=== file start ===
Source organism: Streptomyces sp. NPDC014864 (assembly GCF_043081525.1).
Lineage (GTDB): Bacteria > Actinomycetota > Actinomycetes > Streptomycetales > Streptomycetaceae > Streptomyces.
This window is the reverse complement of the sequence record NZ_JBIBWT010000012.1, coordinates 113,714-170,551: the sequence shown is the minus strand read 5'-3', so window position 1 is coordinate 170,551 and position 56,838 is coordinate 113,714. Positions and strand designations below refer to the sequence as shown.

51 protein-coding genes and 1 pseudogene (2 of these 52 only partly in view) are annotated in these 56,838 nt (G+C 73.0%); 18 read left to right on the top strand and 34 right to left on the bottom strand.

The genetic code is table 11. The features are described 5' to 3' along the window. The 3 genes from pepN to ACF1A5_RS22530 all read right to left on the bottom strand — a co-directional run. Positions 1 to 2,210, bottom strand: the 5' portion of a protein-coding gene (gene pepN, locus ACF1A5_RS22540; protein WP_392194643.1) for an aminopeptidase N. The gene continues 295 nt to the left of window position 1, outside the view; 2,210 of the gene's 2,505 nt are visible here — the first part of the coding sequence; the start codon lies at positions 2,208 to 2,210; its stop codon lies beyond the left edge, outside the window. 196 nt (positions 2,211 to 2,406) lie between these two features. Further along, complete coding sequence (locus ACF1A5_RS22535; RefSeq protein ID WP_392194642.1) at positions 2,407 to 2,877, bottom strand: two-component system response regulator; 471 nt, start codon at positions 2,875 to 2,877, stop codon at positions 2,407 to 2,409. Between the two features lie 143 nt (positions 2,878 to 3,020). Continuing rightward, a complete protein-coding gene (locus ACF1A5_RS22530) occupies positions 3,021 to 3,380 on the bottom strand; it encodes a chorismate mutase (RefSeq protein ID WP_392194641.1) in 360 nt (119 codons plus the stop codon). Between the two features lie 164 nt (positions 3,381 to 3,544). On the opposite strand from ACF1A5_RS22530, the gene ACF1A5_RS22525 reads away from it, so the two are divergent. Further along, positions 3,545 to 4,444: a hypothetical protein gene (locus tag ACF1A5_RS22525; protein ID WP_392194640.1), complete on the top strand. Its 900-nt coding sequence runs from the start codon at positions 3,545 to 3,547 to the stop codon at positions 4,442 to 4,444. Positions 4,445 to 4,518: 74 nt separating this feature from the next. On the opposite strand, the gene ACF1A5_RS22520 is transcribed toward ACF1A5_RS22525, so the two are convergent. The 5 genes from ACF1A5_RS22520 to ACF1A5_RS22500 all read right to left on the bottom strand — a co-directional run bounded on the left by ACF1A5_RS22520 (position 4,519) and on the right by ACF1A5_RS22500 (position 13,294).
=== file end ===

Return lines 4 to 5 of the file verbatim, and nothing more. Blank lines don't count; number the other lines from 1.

51 protein-coding genes and 1 pseudogene (2 of these 52 only partly in view) are annotated in these 56,838 nt (G+C 73.0%); 18 read left to right on the top strand and 34 right to left on the bottom strand.

The genetic code is table 11. The features are described 5' to 3' along the window. The 3 genes from pepN to ACF1A5_RS22530 all read right to left on the bottom strand — a co-directional run. Positions 1 to 2,210, bottom strand: the 5' portion of a protein-coding gene (gene pepN, locus ACF1A5_RS22540; protein WP_392194643.1) for an aminopeptidase N. The gene continues 295 nt to the left of window position 1, outside the view; 2,210 of the gene's 2,505 nt are visible here — the first part of the coding sequence; the start codon lies at positions 2,208 to 2,210; its stop codon lies beyond the left edge, outside the window. 196 nt (positions 2,211 to 2,406) lie between these two features. Further along, complete coding sequence (locus ACF1A5_RS22535; RefSeq protein ID WP_392194642.1) at positions 2,407 to 2,877, bottom strand: two-component system response regulator; 471 nt, start codon at positions 2,875 to 2,877, stop codon at positions 2,407 to 2,409. Between the two features lie 143 nt (positions 2,878 to 3,020). Continuing rightward, a complete protein-coding gene (locus ACF1A5_RS22530) occupies positions 3,021 to 3,380 on the bottom strand; it encodes a chorismate mutase (RefSeq protein ID WP_392194641.1) in 360 nt (119 codons plus the stop codon). Between the two features lie 164 nt (positions 3,381 to 3,544). On the opposite strand from ACF1A5_RS22530, the gene ACF1A5_RS22525 reads away from it, so the two are divergent. Further along, positions 3,545 to 4,444: a hypothetical protein gene (locus tag ACF1A5_RS22525; protein ID WP_392194640.1), complete on the top strand. Its 900-nt coding sequence runs from the start codon at positions 3,545 to 3,547 to the stop codon at positions 4,442 to 4,444. Positions 4,445 to 4,518: 74 nt separating this feature from the next. On the opposite strand, the gene ACF1A5_RS22520 is transcribed toward ACF1A5_RS22525, so the two are convergent. The 5 genes from ACF1A5_RS22520 to ACF1A5_RS22500 all read right to left on the bottom strand — a co-directional run bounded on the left by ACF1A5_RS22520 (position 4,519) and on the right by ACF1A5_RS22500 (position 13,294).